To be an effective leader, you need to listen to your team: the answers to many problems may be right in front of you waiting to be discovered. One interesting example comes to mind that demonstrates this perfectly. A salesperson at a large and well-admired consumer company was able to boost the organization’s sales by developing an in-depth understanding of the characteristics of the organization’s core client base. By understanding the differences between successful and unsuccessful clients, they found a way to survey their clients, identify the clients with potential, and dedicate their time to these clients. By evaluating client behavior, they found a formula for repeat sales.

External stakeholders can also offer valuable insights when expanding your business. In another example from Brazil, a large European chemical conglomerate with a small-to-medium-sized Brazilian business unit faced similar challenges to the food company. Although it was an uncontested leader in the market for most of its products, the Brazilian business unit had been underperforming, and it was losing market share to competitors faster than expected. With the help of a-connect, and through a detailed organizational assessment and series of workshops, the organization developed a clear vision of its global strategy, adapted it to the local business unit, and built consensus around the local business’s potential, enabling it to set ambitions and common goals for the organization. The parent company was able to foster a company-wide understanding of its vision and global strategy, and achieve the buy-in of the local business unit’s management team. The company reassessed the local market opportunity with the help of its external stakeholders (direct clients, distributors, end-users and so on) and determined a realistic approach to achieving business growth. The local business unit then redefined its distribution model, sales organization, and commercial processes and policies to suit the market. By listening to and better understanding their clients, the local business unit was able to craft a more effective go-to-market strategy.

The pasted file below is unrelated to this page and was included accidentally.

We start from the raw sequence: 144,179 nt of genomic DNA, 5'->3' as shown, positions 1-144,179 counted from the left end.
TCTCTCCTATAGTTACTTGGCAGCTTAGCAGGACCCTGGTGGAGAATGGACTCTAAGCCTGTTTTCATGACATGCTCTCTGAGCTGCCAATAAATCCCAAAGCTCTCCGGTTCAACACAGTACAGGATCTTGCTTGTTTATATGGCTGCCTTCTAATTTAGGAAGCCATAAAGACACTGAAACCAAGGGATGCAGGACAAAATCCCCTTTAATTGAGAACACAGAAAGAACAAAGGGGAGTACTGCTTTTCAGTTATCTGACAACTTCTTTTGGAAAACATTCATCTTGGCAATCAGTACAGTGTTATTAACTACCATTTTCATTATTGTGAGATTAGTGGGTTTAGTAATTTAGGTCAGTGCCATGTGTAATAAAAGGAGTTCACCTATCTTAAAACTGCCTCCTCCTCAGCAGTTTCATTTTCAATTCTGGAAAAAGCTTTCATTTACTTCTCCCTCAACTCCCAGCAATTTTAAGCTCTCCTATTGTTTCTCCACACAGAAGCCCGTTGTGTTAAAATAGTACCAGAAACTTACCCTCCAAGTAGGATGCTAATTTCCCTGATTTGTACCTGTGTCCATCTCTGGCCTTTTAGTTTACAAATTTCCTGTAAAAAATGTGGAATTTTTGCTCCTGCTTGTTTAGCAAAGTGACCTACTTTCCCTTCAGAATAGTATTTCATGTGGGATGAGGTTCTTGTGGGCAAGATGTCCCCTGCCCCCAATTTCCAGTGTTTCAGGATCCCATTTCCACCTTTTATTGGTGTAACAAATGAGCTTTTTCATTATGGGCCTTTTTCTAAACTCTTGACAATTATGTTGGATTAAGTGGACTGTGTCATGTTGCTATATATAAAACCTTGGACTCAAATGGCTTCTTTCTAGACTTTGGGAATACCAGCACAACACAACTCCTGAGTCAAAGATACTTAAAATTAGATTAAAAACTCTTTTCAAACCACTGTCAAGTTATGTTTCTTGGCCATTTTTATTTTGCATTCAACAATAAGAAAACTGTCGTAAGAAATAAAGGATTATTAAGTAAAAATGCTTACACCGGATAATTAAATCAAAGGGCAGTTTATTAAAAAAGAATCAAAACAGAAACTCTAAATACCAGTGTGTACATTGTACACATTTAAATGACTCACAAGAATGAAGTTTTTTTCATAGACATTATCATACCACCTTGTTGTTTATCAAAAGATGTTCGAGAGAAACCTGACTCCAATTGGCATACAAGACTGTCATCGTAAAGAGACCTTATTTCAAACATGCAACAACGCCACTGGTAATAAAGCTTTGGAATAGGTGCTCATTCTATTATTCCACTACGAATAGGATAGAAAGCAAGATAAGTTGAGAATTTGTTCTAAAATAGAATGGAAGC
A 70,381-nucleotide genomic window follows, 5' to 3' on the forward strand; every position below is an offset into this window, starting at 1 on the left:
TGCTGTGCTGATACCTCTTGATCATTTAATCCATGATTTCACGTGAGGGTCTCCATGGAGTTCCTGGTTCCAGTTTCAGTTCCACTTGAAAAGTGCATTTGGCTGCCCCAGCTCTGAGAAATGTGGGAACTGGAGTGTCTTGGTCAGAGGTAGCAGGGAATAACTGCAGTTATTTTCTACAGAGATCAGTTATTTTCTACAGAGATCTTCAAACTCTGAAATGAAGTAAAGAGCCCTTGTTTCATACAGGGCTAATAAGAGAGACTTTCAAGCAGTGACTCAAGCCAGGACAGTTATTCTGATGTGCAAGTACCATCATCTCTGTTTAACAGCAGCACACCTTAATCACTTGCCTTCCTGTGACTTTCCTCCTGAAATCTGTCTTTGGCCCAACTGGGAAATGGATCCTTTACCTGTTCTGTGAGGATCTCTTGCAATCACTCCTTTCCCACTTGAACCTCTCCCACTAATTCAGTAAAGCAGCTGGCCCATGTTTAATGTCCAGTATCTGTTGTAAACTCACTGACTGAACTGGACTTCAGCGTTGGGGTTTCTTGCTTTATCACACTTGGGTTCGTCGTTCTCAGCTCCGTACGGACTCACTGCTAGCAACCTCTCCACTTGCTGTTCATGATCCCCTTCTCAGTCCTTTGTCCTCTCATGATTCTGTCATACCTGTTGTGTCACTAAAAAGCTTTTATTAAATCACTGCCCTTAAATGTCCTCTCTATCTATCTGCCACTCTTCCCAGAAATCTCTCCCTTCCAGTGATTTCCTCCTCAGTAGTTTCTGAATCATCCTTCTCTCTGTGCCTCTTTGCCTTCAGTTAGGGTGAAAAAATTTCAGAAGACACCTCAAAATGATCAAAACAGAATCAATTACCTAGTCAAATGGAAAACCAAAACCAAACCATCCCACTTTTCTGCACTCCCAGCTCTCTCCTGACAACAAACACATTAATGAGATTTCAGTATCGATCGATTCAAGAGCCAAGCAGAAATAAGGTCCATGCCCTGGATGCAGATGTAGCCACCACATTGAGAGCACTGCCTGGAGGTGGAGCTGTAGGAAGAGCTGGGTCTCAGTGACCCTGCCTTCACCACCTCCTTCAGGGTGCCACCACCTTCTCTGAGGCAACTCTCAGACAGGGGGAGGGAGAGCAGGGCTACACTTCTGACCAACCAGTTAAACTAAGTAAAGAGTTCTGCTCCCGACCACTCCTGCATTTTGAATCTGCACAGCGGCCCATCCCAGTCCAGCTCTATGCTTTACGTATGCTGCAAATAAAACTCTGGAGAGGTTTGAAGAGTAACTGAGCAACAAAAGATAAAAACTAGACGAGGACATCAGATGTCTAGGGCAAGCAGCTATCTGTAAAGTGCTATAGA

This case highlights that although local leaders may feel they know the local market well, they may not know everything that matters to guarantee business success. By empowering local teams to listen to and understand the local market in all its intricacies, local business units can stay ahead of the game and ensure they’re aware of changing market conditions, the new product landscape and the ever-evolving economic situation.

Business success begins at your organization’s headquarters and goes all the way through to the salespeople who take your customers’ orders. You need the buy-in of everyone at every level of your global organization. Less is more: if local leaders understand their market – its idiosyncrasies and unique challenges – you’ll need less meeting time and fewer 50-page reports to guarantee a thriving business that every colleague contributes to. And that happens when they’re empowered to take control of their team, be accountable for their decisions, and share the rewards. 

To find out more about how a-connect can help your business prepare for the challenges of achieving business success in a new location, contact us today.